The benefit of working with me, a TD Mortgage Specialist, is that you are my client for life – even after the mortgage process. I am always a phone call away to answer any questions about your mortgage or other banking needs. I have access to all your banking, where as a mortgage broker will just place you wherever they feel the best deal is and in return you are now a customer of that mortgage company. Your broker will not be able to provide you with the answers you may need and may not be able assist you going forward. Whether you are needing a mortgage balance, payout, or annual statement I will always be here to assist you. No long holds on the phone waiting for some back East to pick up your phone call or silly charges for these things that you may require. Buying a home is a complicated process with many factors to consider. You have to decide on your budget, your ideal neighbourhood, how many bedrooms you’d like, whether you want a fixer upper or something move-in ready, and what features are must haves. Then you must choose a real estate agent, lawyer, inspector and then your mortgage expert. It’s important to consider all of your options before applying for your mortgage, and below we’re going to look at getting a mortgage with TD Canada Trust. Let’s look at the unique features their mortgages offer:
The down payment
Like many lenders, TD Canada Trust is limited by federal regulations regarding the required size of your down payment. The federal regulations mean that this part of getting a mortgage with TD Canada Trust is the same as it is with any other lender. The minimum size of your home’s down payment is tied to the purchase price of the home. Here are the minimum required sizes according to the federal government: If the purchase price is less than $500,000, the minimum down payment is 5%. If the purchase price is between $500,000 and $999,999.99, the minimum down payment is 5% on the first $500,000 and 10% on the remaining amount. If the purchase price is more than $1 million, the minimum down payment is 20%.
Mortgage Default Insurance
Mortgage default insurance, also known as CMHC insurance, protects the lender in case you default on your mortgage. If your down payment is less than 20% of the home’s purchase price, your mortgage is considered a high-ratio mortgage and you must purchase mortgage default insurance by law. The most common provider of mortgage default insurance is the Canada Mortgage and Housing Corporation (CMHC), which is why it is often just called CMHC insurance. Your insurance premium is calculated as a percentage of your purchase price, and you’ll pay different premiums depending on how large your down payment is. Here are the different premium rates: For down payments between 5% and 9.99% of the home’s purchase price, you’ll pay CMHC insurance premiums equaling 4% of the mortgage amount. For down payments between 10% and 14.99%, you’ll pay insurance premiums equaling 3.1% of the mortgage amount. For down payments between 15% and 19.99%, you’ll pay insurance premiums equaling 2.8% of the mortgage amount. If your down payment is 20% or more of the home’s purchase price, your mortgage is considered a conventional mortgage and you don’t have to purchase mortgage default insurance. If you did some quick math while reading those rules, you know that your mortgage default insurance premium could end up being quite large, especially if you’re buying a home in Toronto or Vancouver. Fortunately, you don’t have to pay that premium out of pocket; it’s tacked onto your mortgage amount. The larger your down payment, the lower your insurance premiums will be (as well as your regular mortgage payments).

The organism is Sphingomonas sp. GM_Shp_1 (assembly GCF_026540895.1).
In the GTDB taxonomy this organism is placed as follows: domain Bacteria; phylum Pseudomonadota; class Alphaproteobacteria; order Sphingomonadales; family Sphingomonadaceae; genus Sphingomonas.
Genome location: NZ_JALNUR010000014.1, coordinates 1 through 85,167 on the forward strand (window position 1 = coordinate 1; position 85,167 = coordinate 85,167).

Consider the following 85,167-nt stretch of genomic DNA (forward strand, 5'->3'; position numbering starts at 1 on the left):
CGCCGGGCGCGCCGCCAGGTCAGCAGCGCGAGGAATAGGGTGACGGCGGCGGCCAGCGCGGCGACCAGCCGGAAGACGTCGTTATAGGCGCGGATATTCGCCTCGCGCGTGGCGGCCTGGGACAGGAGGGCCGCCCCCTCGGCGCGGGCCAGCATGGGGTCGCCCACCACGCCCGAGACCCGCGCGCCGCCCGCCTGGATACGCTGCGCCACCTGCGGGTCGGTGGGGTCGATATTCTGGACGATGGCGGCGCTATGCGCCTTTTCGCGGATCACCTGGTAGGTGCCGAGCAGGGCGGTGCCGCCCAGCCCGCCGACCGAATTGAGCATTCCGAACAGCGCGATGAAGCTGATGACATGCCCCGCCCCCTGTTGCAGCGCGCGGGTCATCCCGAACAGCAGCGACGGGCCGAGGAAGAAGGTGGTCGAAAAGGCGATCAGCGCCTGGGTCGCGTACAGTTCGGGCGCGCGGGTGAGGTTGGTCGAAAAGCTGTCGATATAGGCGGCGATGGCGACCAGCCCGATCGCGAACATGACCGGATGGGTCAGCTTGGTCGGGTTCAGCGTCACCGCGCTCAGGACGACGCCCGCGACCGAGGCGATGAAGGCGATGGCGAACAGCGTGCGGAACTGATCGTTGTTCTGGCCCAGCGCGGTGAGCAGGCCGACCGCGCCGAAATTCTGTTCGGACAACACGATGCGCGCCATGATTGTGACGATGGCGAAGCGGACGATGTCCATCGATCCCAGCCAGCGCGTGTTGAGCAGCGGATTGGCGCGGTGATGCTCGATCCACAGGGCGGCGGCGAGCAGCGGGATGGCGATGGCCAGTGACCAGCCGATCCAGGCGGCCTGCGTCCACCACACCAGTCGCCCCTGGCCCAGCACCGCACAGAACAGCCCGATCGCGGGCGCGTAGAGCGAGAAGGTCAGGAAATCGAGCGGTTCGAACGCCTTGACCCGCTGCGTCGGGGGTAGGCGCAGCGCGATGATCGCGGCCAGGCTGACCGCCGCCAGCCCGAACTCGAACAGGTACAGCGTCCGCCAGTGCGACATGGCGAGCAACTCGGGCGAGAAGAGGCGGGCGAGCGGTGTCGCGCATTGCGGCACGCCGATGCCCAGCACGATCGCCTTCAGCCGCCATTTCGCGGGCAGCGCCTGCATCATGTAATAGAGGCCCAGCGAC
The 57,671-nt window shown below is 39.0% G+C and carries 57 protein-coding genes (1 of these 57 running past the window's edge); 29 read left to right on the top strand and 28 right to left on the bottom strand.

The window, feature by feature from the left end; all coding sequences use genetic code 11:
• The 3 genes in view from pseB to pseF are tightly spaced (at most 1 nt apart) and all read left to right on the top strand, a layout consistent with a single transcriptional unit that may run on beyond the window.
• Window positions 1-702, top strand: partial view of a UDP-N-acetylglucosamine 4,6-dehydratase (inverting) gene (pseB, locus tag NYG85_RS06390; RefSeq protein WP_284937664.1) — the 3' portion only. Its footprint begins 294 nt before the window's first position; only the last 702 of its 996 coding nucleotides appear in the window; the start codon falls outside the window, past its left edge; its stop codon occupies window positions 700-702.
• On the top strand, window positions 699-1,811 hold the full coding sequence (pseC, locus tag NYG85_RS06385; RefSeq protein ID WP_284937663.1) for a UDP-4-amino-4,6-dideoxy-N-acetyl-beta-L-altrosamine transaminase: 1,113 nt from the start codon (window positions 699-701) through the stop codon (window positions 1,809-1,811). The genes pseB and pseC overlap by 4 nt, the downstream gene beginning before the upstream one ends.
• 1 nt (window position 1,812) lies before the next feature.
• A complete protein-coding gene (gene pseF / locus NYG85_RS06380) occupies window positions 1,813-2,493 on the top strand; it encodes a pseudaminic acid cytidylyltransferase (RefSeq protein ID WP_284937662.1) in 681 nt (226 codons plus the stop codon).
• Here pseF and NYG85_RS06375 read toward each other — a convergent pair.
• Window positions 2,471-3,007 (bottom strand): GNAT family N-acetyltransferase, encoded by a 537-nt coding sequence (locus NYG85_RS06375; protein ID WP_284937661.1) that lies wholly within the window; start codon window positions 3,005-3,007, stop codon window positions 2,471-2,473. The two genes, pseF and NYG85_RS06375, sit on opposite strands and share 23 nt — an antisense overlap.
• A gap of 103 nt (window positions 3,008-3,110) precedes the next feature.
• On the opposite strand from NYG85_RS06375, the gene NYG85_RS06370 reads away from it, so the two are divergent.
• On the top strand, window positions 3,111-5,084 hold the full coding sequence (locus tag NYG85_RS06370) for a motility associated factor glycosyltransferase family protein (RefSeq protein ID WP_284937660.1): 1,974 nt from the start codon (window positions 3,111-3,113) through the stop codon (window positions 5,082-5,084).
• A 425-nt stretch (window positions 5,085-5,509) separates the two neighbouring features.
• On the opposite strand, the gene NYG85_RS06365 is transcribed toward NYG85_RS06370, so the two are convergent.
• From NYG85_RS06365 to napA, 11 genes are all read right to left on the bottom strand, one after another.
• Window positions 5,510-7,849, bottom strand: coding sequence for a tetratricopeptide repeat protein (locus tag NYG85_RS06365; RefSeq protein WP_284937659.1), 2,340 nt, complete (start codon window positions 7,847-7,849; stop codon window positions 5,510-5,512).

Your mortgage’s amortization period is the total length of your mortgage. If you’re purchasing a home and plan to put down less than 20% as your down payment, the maximum amortization period you can choose is 25 years. If your home down payment is 20% or greater, you can also choose an amortization period of 30 years. A shorter amortization will mean your mortgage is paid off sooner, resulting in less interest paid overall but a higher monthly mortgage payment. A longer amortization period will decrease your monthly payments but increase the amount of interest you’ll pay over the life of the loan.
Your mortgage’s term is the specified period that you have negotiated a specific interest rate with a specific lender. TD Canada Trust offers terms as short as one year and as long as 10 years. It also offers fixed and variable interest rates that go along with these terms, as well as a few options for borrowers in unique situations. Fixed rates are exactly what the name implies. A fixed rate doesn’t change for the length of term, no matter what. For example, the rate on a fivr-year fixed-rate mortgage with TD Canada Trust is 2.78% (as of July 25, 2019) for the entire term. TD Canada Trust offers fixed mortgage terms for lengths from one to 10 years.
Your payment frequency is how often you make a payment on your mortgage. Most lenders offer several options for payment frequency, and TD Canada Trust is no exception. With this institution, you can pay your mortgage monthly or choose one of its rapid payment options and pay your mortgage weekly or biweekly.
There may come a time when you’ll want to make extra payments on your mortgage to become mortgage-free sooner. When this happens, your lender’s unique mortgage prepayment privileges will determine how much extra you can pay, and when. With TD Canada Trust, you can double up on your monthly mortgage payment once per year, and make a lump-sum payment of 15% of the original mortgage amount once per year.
Contributed by: Candice Liberatore TD Canada Trust Mobile Mortgage Specialist Email: Candice.Liberatore@td.com Tel: 604.836.6099 Fax: 844.822.7584